Creating goalscoring chances from low block scenarios has become increasingly difficult in the modern game due to the development of rest defence structures. Teams are far more capable of preventing counterattacks high up the pitch through counterpressing. But this doesn’t seem to be much of an issue for LAFC.
When the Black and Gold regain possession of the ball, LAFC quickly find runners who are sprinting into space out in the wide areas. As teams push their fullbacks/wingbacks high, there is always space out there to be exploited.
In this example, LAFC were defending in a low block and were pinned back by the NY Red Bulls, being forced to scramble to defend their own goal from danger.
But in the end, an LAFC defender managed to nick the ball, quickly playing directly into the right channel where one of the forwards began running as there was a plethora of space to be taken advantage of.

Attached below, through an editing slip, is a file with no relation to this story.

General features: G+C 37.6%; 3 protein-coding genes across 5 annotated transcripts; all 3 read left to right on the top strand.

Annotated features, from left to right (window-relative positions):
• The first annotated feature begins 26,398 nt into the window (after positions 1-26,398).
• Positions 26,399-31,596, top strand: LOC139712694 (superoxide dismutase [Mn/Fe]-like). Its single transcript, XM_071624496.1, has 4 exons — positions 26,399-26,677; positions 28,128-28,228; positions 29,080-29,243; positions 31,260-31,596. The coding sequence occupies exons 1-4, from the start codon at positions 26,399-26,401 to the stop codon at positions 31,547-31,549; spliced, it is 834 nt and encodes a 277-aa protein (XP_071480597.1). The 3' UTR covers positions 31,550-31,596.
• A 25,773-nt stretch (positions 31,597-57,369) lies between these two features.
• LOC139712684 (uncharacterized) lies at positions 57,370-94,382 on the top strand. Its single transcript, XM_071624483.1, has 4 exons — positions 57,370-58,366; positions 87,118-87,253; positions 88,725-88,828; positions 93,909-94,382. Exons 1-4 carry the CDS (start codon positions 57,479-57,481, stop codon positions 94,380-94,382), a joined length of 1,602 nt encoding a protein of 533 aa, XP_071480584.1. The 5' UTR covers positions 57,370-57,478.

The forward pushed the ball past the onrushing defender, and eventually, LAFC finished off the attack by putting the ball into the back of the net to score their second of the game.
Within fifteen seconds of winning back the ball, almost at the byline, LAFC had scored at the opposite end. The key to low block counterattacking is doing so as fast as humanly possible while being efficient. It seems basic. It is basic. But LAFC do so extremely well.
Imagine the damage a player like Gareth Bale could cause teams in the MLS with his pace on the break!
To be a successful side, a team needs to be well-structured and effective in all of the four main phases of football: in possession, out of possession, attacking transitions and defensive transitions.
LAFC tick all of these boxes and so it’s no wonder why they are top of the overall MLS table while scoring the most goals in the league and conceding the fourth-least.
With Chiellini and Bale now added to the squad, Cherundolo’s side could be unstoppable for the remainder of the campaign, playing football in an impressively flexible manner.